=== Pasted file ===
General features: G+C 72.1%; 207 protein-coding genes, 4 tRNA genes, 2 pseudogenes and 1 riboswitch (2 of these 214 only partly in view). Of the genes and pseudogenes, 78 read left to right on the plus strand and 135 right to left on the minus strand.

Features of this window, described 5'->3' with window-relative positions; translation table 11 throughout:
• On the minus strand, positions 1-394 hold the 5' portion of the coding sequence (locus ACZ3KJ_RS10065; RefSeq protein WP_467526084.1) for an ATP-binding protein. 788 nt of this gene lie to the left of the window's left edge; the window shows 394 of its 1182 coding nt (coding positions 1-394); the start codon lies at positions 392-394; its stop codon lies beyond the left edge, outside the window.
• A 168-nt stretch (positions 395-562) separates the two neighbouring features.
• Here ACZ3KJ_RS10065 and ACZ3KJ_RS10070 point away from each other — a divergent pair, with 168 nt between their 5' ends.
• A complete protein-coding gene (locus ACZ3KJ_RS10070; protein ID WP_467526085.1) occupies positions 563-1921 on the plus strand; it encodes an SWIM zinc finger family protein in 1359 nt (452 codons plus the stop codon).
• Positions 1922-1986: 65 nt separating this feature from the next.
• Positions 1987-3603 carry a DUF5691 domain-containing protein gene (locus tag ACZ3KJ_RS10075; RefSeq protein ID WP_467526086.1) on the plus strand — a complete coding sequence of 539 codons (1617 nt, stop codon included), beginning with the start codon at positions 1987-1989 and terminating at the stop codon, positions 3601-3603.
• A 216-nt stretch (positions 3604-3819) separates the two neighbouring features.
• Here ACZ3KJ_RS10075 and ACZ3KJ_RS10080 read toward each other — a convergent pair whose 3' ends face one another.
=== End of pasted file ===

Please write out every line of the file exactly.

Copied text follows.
General features: G+C 72.1%; 207 protein-coding genes, 4 tRNA genes, 2 pseudogenes and 1 riboswitch (2 of these 214 only partly in view). Of the genes and pseudogenes, 78 read left to right on the plus strand and 135 right to left on the minus strand.

Features of this window, described 5'->3' with window-relative positions; translation table 11 throughout:
• On the minus strand, positions 1-394 hold the 5' portion of the coding sequence (locus ACZ3KJ_RS10065; RefSeq protein WP_467526084.1) for an ATP-binding protein. 788 nt of this gene lie to the left of the window's left edge; the window shows 394 of its 1182 coding nt (coding positions 1-394); the start codon lies at positions 392-394; its stop codon lies beyond the left edge, outside the window.
• A 168-nt stretch (positions 395-562) separates the two neighbouring features.
• Here ACZ3KJ_RS10065 and ACZ3KJ_RS10070 point away from each other — a divergent pair, with 168 nt between their 5' ends.
• A complete protein-coding gene (locus ACZ3KJ_RS10070; protein ID WP_467526085.1) occupies positions 563-1921 on the plus strand; it encodes an SWIM zinc finger family protein in 1359 nt (452 codons plus the stop codon).
• Positions 1922-1986: 65 nt separating this feature from the next.
• Positions 1987-3603 carry a DUF5691 domain-containing protein gene (locus tag ACZ3KJ_RS10075; RefSeq protein ID WP_467526086.1) on the plus strand — a complete coding sequence of 539 codons (1617 nt, stop codon included), beginning with the start codon at positions 1987-1989 and terminating at the stop codon, positions 3601-3603.
• A 216-nt stretch (positions 3604-3819) separates the two neighbouring features.
• Here ACZ3KJ_RS10075 and ACZ3KJ_RS10080 read toward each other — a convergent pair whose 3' ends face one another.